“What’s going on?” I asked when Rhonda was close enough. 
       “Kelly’s gone bushwhacking,” she said.  “She’s going to get a ride home for her and Ghost-woman.”  Not knowing I knew what I knew, she lied for my benefit:  “I guess Kelly knows those people or something.”  She looked at me to see if it was going to fly.  I let it.  “Anyway, I’ve got Kelly’s keys, in case there’s a problem,” she said.  Now she was running back toward the barn with me right behind her.  “Give me your keys,” she said to me, “so Kelly can get back out here in your car.  Then we can go dancing and she can go to West Ridge.
       “I don’t get this,” I said.
       “Hang in there,” she said.
       The windows on Kelly’s car had misted up in the night air.  The woman standing next to it.  The moon was just up, red and looming low in the east.  “The car broke,” Rhonda said.
       “It what?” the woman said.
       “Kelly says it won’t start.  But you wait here—Kelly’s going to get you to the train on time.  Him and me . . .”  Rhonda indicated me.  “We’re going to hide from the people in the other car, then stay and guard Kelly’s car until Kelly gets back.  How’s that?”
       “You mean she’s gone to—er—interrupt those kids parked back yonder?” the woman said.
       “Yeah.  So you can get to the train.  Give these to Kelly.”  Rhonda said, handing my car keys to the woman.
       “Well what are those kids going to think of Kelly and me out here alone?” she said, as the Starfire headlights glanced high off the side of the barn and changed the shadows.
       We were retreating into the standing corn.  “What are you worried about?” Rhonda shouted.                “You’ve got a whole bag of money.”
        Later we were near the swimming hole, in a stand of oaks, sycamores, and river willows.  Rhonda was munching on a pickle.  There were hedge apples on the ground, and I lobbed a few into the river.  Maybe she seemed a little shorter than I imagined she was.  I’d never stood near her before.
        “Pretty strange evening,” I said.
        She didn’t answer.  After a while, though, she turned and stood there looking at me.  “We paid her seventy bucks.”  She kept looking at me.  I did my best not to react.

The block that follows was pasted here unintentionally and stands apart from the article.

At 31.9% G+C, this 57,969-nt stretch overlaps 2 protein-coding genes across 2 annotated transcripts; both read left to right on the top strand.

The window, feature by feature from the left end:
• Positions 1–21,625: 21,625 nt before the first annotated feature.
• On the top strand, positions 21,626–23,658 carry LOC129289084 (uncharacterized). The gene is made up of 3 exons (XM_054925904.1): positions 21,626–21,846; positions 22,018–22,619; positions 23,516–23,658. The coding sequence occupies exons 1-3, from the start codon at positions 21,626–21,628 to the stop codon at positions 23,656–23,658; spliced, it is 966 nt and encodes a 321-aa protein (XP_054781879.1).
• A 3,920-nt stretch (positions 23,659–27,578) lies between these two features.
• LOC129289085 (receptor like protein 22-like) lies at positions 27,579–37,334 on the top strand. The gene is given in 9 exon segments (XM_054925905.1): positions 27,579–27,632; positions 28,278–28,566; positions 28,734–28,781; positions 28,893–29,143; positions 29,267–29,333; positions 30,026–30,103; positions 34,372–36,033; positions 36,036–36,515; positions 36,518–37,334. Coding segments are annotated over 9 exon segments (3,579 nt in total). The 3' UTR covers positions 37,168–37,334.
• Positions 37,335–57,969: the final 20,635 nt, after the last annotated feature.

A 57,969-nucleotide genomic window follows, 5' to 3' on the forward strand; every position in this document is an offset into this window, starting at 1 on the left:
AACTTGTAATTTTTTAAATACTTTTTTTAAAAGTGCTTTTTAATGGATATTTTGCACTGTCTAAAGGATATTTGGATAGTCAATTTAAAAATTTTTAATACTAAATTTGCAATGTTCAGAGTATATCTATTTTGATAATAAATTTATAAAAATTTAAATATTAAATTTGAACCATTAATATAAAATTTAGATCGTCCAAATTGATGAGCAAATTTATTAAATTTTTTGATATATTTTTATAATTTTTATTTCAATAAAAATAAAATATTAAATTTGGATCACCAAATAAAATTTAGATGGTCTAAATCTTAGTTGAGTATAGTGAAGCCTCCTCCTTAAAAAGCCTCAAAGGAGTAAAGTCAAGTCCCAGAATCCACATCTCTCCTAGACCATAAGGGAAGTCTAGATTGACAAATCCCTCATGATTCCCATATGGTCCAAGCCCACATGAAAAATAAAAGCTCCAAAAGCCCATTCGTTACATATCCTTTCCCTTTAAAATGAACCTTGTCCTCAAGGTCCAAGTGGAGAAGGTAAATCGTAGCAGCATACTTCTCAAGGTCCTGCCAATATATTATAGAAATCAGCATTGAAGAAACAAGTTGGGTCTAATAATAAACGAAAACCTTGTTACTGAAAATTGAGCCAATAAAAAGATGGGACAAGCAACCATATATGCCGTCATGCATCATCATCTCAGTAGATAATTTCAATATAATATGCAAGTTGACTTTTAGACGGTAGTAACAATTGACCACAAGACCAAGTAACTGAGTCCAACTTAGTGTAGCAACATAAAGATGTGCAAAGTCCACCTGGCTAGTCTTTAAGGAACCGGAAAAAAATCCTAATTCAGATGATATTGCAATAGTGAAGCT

The moon was up brighter now, and it gave enough light for me to see the rope I thought I remembered being there, attached high in a sycamore, for swinging out over the water.  The night was muggy and hot.  Rhonda said nothing.
         “Try to tell me what was going on back there.”
         “You mean Ghost-woman?  Just something completely insane,” she said.  “Kelly gets these great ideas.  Kelly’s mom knows this nurse up in Champaign who does this stuff—reads palms, all that.  I forgot this was the night.  That’s why I messed you over.  Forgot.”
         “Oh.  I thought I was the front man.  So you could get out of the house.”
         She said nothing to that.  She was sitting on the riverbank.  I sat down next to her.
        “My mom’s having an affair with the local veterinarian.”
        She looked downriver into the dark.  “Jesus, I’m coming apart,” she said.  She was quiet for a minute.  “I feel so sorry for Dad.  I can’t think about it,” she said.  Then she was crying, her head down on her arms, which were resting on her knees.
I sat next to her.  I couldn’t think of a thing to tell her.
         “I thought we might reach Karen,” she said after a while.  “I really loved her.  She was my best friend.  My best friend.  I’m definitely coming apart.”
         There was nothing to say.  I ate a pickle and regretted it.  I rolled a couple of hedge apples down the bank into the water.  Finally I stood up and kicked my shoes off, dropped my wallet on the ground next to them.  I tested the rope to see if the limb would hold me.
         “What if Karen had talked tonight?” I said.  “What would she say?”
         “Don’t tease me.  It was a nutty idea.  Karen would talk to me if she could.  You’re going to bust your ass swinging on that thing.  I’ll tell you what, that woman was a complete fake.”  After a while she said, “Didn’t you think so?”  She didn’t move.  “Kelly says a medium like this one helped her contact her father.”
         “Kelly wishes,” I said.  I swung out over the river, a warm wind in my ears.  “One thing I know is that Karen and Marie aren’t sad.  You are, but they aren’t.”  I grabbed a hedge apple, and I swung out over the river dropping it straight down.  It was hard to tell how far above the water I was.  I told Rhonda,
        There’s not anything to say, is why they didn’t talk.  They died and that’s all.”
Her head was down.  “I just don’t believe your friends can die like that,” she said.  “Not your friends.”  By now it seemed to me like she’d been crying off and on for hours.
       “It’s a real pretty night, you know it?  You ought to try to relax.”
       “Ha.  Relax,” she said.
        I swung out again and again on the rope.  I realized it would have been better if she could have been left to herself.  “Lucky I’m here to keep you company,” I said.  At the far point of the arch, I could see all the way to the iron bridge.  Out there, the moon broke through the trees, and I could see the movement of the water downstream.  Sometimes I could hear a carp break the surface.
        “I didn’t want to go dancing anyway,” I said.  When I swung, I could hear the rope grating on the big limb high above.  At one point while I was far out on the rope, I heard Rhonda slip into the water.  I swung back to the bank, took a run and swung far out again, trying to spot her in the inky black below.  I could hear her swimming.